Reclaiming Public Power in Local Communities: The Forge Fellowship Year 2

13th February 2019 Off By binary
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In America, we are told that government is “of the people, by the people, for the people.”  But this has never been true for all people. Since our nation’s founding, communities across the country have been shut out of political institutions that are supposed to work for the public good. Without the voices of these people, our government will continue to uphold and enforce rules—written and unwrittenthat perpetuate structural racism, persistent inequality, and economic insecurity. We cannot expect leaders who are not from marginalized communities to craft the policies needed by them.  

At Roosevelt, we believe that government can and should be a force for the public goodif we change who has decision-making power in our communities. The Forge Fellowship is intended to build progressive civic infrastructure in the neighborhoods, cities, and regions that have historically been denied political power at the local, state, and federal levels. The Fellowship strives to enable local communities to reclaim public power by helping develop student leaders at public universities and community colleges. These leaders will work to build pathways for themselves and others to participate in our democracy. We’re looking to support students who not only have innovative and important contributions to make to the broader progressive movement but also want to start local and organize within their community.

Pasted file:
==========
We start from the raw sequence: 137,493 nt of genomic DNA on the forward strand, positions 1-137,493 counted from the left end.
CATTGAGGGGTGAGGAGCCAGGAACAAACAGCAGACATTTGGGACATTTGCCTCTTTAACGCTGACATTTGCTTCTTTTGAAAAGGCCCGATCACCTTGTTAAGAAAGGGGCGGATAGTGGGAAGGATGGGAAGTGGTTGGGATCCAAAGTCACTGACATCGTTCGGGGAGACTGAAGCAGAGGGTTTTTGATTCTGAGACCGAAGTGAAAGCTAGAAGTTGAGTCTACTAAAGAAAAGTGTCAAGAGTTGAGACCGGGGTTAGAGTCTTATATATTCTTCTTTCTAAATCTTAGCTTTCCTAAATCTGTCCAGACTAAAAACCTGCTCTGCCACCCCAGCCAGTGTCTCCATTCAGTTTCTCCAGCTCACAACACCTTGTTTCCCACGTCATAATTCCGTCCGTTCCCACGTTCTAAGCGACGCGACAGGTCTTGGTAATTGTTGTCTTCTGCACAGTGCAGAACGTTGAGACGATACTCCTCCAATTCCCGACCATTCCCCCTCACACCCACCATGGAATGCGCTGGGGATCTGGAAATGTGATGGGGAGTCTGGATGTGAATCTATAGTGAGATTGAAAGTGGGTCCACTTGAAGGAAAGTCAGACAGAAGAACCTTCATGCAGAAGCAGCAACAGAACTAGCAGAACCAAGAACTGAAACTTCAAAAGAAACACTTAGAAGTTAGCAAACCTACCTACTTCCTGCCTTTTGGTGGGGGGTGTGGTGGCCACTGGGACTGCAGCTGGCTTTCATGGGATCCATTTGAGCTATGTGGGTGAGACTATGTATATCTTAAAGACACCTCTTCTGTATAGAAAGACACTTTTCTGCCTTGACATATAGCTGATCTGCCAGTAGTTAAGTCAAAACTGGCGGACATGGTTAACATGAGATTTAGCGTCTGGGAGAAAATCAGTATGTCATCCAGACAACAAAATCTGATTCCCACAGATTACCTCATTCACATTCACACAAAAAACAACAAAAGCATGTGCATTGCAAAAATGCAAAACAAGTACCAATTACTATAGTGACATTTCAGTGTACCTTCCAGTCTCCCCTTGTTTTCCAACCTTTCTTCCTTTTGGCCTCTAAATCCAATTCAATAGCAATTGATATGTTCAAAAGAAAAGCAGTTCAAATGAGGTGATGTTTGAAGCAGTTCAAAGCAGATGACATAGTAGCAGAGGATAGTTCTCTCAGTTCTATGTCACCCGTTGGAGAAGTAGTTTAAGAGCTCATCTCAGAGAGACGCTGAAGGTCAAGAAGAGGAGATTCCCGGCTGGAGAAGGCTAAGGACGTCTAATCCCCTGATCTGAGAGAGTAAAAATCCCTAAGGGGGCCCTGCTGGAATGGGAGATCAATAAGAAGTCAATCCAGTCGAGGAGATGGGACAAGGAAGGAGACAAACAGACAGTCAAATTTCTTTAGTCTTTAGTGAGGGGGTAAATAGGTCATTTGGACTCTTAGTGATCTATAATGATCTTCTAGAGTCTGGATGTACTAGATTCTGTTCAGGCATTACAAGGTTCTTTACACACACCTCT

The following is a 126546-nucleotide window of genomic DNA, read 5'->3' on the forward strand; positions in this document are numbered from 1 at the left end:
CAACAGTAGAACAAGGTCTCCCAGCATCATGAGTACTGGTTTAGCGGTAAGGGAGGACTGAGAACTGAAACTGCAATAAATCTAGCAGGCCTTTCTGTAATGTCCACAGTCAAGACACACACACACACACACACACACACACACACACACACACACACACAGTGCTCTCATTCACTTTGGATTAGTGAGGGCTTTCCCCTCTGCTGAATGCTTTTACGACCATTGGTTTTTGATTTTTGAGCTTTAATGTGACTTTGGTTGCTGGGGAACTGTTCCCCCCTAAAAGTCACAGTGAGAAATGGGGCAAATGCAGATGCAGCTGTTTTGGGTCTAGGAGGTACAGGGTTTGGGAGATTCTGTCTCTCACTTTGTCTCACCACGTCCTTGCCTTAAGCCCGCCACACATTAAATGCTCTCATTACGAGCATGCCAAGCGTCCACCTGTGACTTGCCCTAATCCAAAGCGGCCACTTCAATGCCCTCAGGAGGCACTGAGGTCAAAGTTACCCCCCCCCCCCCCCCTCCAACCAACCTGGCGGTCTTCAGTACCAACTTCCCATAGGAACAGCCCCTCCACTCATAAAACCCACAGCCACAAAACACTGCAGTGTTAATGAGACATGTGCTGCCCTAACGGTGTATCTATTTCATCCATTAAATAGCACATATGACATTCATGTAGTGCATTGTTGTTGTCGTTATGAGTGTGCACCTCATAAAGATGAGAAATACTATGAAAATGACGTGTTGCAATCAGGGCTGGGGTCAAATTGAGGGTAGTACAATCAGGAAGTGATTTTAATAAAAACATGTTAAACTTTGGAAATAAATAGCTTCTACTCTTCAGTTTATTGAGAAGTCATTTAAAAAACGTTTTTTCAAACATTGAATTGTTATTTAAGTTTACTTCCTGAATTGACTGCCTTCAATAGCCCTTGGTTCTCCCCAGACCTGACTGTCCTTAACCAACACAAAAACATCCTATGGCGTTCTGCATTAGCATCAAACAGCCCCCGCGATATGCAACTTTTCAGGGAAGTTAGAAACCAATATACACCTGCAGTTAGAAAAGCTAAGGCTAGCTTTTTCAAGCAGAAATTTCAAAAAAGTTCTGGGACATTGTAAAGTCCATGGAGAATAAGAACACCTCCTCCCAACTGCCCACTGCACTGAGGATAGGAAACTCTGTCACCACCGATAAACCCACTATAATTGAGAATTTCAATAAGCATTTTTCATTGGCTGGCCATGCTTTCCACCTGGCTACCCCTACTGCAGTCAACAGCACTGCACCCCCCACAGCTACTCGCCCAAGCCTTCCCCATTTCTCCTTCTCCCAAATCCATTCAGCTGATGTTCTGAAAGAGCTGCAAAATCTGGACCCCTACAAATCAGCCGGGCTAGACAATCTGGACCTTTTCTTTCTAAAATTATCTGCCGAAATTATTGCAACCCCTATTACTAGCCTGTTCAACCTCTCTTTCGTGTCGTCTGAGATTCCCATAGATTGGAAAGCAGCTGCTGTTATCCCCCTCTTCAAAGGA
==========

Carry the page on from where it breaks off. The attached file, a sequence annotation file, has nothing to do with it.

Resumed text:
The Forge Fellowship was created in memory of Reese Neader. Reese worked to build civic infrastructure that would confront the individual challenges faced by communities frequently neglected by political organizing. Reese recognized the untapped potential for progressive power in many of our diverse, hardworking, and often overlooked communities—largely in the Midwest. His life’s work was dedicated to building that power: he founded Forge Columbus to encourage civic innovation in Ohio, worked for the Obama campaign as the youth vote director in Pennsylvania, and served as Policy Director for the Roosevelt Network. This Fellowship seeks to empower a new generation of leaders like Reese who enthusiastically envision and push for progressive policy change in their communities.

In 2018, the Fellowship’s first year, Roosevelt selected a cohort of seven students from the Midwest and Southwest. They’ve organized on campuses at Mott Community College, Wayne State University, Lansing Community College, Wayne County Community College District, Bowling Green State University, the Ohio State University, Arizona State University, and University of Detroit Mercy. These students are working hard to rewrite the rules in their communities by advancing policy projects that defend the public good. Their efforts include confronting environmental racism affecting Milo-Grogan, Ohio; increasing access to financial literacy curriculum in Michigan; providing menstrual hygiene products to incarcerated populations in Arizona; and addressing unfair auto insurance rules in Detroit. And this is just the beginning.

A government that is truly “of the people, by the people, for the people” is possible. These fellows are working every day to reclaim public power in their communities and ensure that government is reflective of, and responsive to, the people it is meant to serve. Each Forge Fellow is poised to be an important voice in their community and in the broader progressive movement; all are backed by members of Reese’s community and the Roosevelt Network as they advance their ideas and develop their leadership skills.

These are the leaders we need in this political moment. For more information about applying for the 2019-2020 Forge Fellowship cohort, or supporting the fellowship, click here.

Forge on.

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